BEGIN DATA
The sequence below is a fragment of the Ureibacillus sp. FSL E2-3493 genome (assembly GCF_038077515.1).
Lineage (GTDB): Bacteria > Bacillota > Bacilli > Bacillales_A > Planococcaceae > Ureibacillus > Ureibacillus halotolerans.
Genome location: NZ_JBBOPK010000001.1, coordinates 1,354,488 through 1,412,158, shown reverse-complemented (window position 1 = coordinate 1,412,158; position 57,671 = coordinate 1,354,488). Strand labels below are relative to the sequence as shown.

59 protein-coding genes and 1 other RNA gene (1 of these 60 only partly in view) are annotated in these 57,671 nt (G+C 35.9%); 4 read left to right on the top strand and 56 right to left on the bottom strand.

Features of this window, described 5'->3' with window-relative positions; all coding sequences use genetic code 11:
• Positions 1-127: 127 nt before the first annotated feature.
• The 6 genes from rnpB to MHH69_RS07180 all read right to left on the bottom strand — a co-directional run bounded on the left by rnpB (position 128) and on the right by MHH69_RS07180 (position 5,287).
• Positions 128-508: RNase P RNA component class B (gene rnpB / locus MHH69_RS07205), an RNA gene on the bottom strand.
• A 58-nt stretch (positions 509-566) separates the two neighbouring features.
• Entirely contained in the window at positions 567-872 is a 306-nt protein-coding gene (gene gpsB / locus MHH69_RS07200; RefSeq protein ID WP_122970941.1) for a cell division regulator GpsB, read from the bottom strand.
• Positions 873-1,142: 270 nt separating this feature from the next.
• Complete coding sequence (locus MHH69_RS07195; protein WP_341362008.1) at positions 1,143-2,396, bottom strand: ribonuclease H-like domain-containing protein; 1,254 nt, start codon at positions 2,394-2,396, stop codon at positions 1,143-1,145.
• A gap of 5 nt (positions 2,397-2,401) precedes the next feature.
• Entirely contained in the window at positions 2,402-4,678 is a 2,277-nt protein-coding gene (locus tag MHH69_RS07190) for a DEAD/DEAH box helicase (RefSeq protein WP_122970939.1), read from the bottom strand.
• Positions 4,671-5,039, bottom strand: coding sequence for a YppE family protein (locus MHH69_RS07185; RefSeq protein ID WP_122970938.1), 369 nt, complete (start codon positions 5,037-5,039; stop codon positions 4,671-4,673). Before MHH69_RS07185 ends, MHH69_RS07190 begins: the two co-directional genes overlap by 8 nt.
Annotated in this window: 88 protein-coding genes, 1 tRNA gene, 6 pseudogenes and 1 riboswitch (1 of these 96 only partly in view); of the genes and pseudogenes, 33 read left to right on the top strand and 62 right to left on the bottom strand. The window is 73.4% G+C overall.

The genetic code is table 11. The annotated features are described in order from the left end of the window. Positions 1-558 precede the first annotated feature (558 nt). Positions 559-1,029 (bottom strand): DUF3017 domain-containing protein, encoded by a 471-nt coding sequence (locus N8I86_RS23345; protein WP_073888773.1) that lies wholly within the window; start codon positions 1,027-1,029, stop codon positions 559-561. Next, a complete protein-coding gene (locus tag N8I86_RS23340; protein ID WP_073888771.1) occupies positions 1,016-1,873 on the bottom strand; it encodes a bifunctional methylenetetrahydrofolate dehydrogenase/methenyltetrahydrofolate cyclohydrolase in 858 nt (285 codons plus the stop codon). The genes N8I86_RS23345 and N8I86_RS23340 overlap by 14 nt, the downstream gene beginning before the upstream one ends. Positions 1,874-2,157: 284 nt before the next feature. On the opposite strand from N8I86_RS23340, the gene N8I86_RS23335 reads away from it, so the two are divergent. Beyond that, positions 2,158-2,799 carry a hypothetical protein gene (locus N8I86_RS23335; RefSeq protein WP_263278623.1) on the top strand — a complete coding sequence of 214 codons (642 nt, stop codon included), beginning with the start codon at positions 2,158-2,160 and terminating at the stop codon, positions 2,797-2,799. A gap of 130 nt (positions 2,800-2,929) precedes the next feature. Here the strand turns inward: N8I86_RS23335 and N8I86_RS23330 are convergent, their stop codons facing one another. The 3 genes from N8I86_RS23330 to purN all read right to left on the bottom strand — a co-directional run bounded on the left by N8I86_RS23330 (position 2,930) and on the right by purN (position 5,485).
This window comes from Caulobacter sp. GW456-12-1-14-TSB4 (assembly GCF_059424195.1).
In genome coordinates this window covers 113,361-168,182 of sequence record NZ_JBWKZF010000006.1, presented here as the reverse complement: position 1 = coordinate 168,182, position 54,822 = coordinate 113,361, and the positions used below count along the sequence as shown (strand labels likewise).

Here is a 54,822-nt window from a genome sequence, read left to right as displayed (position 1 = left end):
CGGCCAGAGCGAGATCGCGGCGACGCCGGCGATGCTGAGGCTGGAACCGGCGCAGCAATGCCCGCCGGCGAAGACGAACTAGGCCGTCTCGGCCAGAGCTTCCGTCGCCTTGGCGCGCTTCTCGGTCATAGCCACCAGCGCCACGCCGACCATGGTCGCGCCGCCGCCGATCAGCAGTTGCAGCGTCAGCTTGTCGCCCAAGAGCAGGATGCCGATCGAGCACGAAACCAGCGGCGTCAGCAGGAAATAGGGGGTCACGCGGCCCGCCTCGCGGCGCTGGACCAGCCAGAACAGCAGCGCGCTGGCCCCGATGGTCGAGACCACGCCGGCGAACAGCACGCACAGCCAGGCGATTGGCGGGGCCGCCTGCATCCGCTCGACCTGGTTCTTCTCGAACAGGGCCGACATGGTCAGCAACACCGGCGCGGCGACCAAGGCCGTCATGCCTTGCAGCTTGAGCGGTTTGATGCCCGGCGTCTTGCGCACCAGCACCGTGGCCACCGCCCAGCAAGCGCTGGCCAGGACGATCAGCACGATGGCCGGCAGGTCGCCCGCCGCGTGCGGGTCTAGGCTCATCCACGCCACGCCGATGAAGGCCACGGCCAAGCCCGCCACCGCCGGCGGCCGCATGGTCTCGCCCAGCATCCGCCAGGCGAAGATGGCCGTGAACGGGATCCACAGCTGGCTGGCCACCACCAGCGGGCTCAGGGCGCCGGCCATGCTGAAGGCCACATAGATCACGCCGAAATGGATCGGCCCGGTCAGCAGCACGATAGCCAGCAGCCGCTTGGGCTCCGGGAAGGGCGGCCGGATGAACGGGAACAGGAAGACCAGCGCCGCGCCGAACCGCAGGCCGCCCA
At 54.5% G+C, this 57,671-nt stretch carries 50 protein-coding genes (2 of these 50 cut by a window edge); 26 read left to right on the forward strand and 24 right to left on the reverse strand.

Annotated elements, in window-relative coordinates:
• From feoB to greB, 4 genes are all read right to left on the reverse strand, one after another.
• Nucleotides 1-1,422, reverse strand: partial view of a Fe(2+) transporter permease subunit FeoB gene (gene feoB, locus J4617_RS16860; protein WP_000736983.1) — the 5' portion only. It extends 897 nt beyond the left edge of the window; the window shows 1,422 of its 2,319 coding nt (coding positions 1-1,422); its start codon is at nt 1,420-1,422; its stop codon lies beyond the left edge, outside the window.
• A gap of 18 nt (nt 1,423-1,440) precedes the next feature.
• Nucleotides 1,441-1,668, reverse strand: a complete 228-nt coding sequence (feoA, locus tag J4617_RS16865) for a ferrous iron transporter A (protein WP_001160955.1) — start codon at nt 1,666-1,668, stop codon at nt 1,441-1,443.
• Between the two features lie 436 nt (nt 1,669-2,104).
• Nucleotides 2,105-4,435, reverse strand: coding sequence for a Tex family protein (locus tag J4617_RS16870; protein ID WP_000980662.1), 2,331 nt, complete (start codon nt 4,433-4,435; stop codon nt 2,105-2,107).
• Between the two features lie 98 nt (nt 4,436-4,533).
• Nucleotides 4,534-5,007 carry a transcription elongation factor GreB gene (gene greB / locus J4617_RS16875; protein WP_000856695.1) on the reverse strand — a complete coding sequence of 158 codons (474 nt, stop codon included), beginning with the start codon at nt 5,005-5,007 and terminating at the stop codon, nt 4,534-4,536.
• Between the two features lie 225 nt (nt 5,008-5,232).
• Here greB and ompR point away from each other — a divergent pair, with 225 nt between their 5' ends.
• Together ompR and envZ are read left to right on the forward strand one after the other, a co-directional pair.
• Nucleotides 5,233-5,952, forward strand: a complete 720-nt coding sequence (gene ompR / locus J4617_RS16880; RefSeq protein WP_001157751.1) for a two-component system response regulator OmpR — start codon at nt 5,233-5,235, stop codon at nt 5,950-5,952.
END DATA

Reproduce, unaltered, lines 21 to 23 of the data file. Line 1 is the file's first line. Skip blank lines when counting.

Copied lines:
CGGCCAGAGCGAGATCGCGGCGACGCCGGCGATGCTGAGGCTGGAACCGGCGCAGCAATGCCCGCCGGCGAAGACGAACTAGGCCGTCTCGGCCAGAGCTTCCGTCGCCTTGGCGCGCTTCTCGGTCATAGCCACCAGCGCCACGCCGACCATGGTCGCGCCGCCGCCGATCAGCAGTTGCAGCGTCAGCTTGTCGCCCAAGAGCAGGATGCCGATCGAGCACGAAACCAGCGGCGTCAGCAGGAAATAGGGGGTCACGCGGCCCGCCTCGCGGCGCTGGACCAGCCAGAACAGCAGCGCGCTGGCCCCGATGGTCGAGACCACGCCGGCGAACAGCACGCACAGCCAGGCGATTGGCGGGGCCGCCTGCATCCGCTCGACCTGGTTCTTCTCGAACAGGGCCGACATGGTCAGCAACACCGGCGCGGCGACCAAGGCCGTCATGCCTTGCAGCTTGAGCGGTTTGATGCCCGGCGTCTTGCGCACCAGCACCGTGGCCACCGCCCAGCAAGCGCTGGCCAGGACGATCAGCACGATGGCCGGCAGGTCGCCCGCCGCGTGCGGGTCTAGGCTCATCCACGCCACGCCGATGAAGGCCACGGCCAAGCCCGCCACCGCCGGCGGCCGCATGGTCTCGCCCAGCATCCGCCAGGCGAAGATGGCCGTGAACGGGATCCACAGCTGGCTGGCCACCACCAGCGGGCTCAGGGCGCCGGCCATGCTGAAGGCCACATAGATCACGCCGAAATGGATCGGCCCGGTCAGCAGCACGATAGCCAGCAGCCGCTTGGGCTCCGGGAAGGGCGGCCGGATGAACGGGAACAGGAAGACCAGCGCCGCGCCGAACCGCAGGCCGCCCA
At 54.5% G+C, this 57,671-nt stretch carries 50 protein-coding genes (2 of these 50 cut by a window edge); 26 read left to right on the forward strand and 24 right to left on the reverse strand.

Annotated elements, in window-relative coordinates: